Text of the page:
As you know from Terri and Minnie’s post last spring, we started work on a butterfly nursery specifically designed to attract and nurture monarchs. Led by Master Gardeners, Master Naturalists, and the Native Plant Society, and supported as one of their official demonstration garden projects, we have made terrific progress. We’ll be ready to welcome monarchs and other springtime visitors. Gardens that are good for butterflies are also good for other pollinators such as bees and hummingbirds.
When planning a project such as this, the team had to consider which plants and flowers provide the optimum healthy smorgasbord, feeding caterpillars, butterflies and their friends from spring through fall. So far, we have planted Green milkweed, Tropical milkweed, plus seeds of two native milkweeds (Antelope horn and Hierba de Zizotes), Gayfeather, Purple coneflower, Obedient plant, Autumn sage, native Lantana, Blue mistflower, Tall aster, Fall aster, Tall goldenrod, Maximillian sunflower, Esperanza, Rock rose, Big red sage, and a Mexican plum tree. More to come, including a “Bee Happy” wildflower mix with lots of plants for pollinators – Frostweed, Verbena, Black-eyed Susan, Winecup, American basket flower, Lemon mint, Golden-wave, Foxglove, and many more. Thanks to all who donated plants and seeds!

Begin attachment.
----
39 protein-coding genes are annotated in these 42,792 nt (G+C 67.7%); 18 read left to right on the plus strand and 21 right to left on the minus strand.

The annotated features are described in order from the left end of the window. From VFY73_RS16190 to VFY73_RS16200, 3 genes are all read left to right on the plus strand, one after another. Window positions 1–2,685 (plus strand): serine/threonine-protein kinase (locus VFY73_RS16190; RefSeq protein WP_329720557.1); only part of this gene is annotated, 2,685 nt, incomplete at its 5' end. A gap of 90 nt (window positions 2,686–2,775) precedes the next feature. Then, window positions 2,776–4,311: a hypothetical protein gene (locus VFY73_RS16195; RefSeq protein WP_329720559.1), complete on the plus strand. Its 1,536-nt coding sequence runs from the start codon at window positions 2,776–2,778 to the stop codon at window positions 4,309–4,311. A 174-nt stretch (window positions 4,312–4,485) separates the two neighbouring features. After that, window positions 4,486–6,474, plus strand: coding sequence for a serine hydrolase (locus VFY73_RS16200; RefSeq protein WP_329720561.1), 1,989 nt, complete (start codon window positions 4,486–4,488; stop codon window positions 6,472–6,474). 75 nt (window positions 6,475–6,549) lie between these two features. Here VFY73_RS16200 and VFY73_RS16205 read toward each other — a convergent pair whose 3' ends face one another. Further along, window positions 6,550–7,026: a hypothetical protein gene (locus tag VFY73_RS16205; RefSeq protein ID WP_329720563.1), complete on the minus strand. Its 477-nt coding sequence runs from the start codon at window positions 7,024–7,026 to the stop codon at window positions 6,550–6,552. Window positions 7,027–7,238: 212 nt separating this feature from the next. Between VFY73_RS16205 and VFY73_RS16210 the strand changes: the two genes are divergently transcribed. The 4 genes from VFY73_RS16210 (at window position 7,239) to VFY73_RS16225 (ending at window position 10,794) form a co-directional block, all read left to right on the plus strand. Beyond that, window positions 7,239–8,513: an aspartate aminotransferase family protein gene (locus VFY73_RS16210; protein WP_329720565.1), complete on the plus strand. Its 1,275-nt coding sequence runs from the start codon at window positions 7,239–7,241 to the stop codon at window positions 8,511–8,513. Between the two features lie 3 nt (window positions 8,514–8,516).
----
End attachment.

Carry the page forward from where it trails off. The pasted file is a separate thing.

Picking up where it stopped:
We also had to ensure that there was sufficient shelter to protect the eggs and chrysalis (cocoons) from predators. Mud puddles and the marshy areas around the pond provide water and salts. Since butterflies cannot regulate their own body temperatures, we needed a sunny spot so they can bask in the sun when they need to. And finally, we needed to make sure the area was and will be free of pesticides or herbicides. Our monarch waystation and butterfly nursery will be organic!
Now that we have plants in place, we are thankful the water catchment project team has made such good progress. We’ll soon have water piped down to the garden and should be all set for the Texas spring and summer.
After a long hard day of digging, and planting, the team took time out for a group photo op. (Emily did great as our visiting paparazzi. We even made the local paper!)
Resources you can use to design and plant your own butterfly waystation/nursery: the Monarch Watch website and the Texas Parks and Wildlife guide for our area.
2 thoughts on “The butterfly nursery takes shape!”
Thanks for the suggestion, Lynette. We do plan to cut back our tropical milkweed. Let’s share more ideas about how to have a successful Waystation.
I am looking forward to visiting your butterfly garden . We are putting in a Monarch Waystation at Candlelight Ranxh this spring as well ( and I put in one at my guest house – the Hill House on 1431.
Please make sure and cut your tropical milkweed to the ground in Oct and teach others to as well due to the negative influence tropical milkweed has on monarchs coast migration time .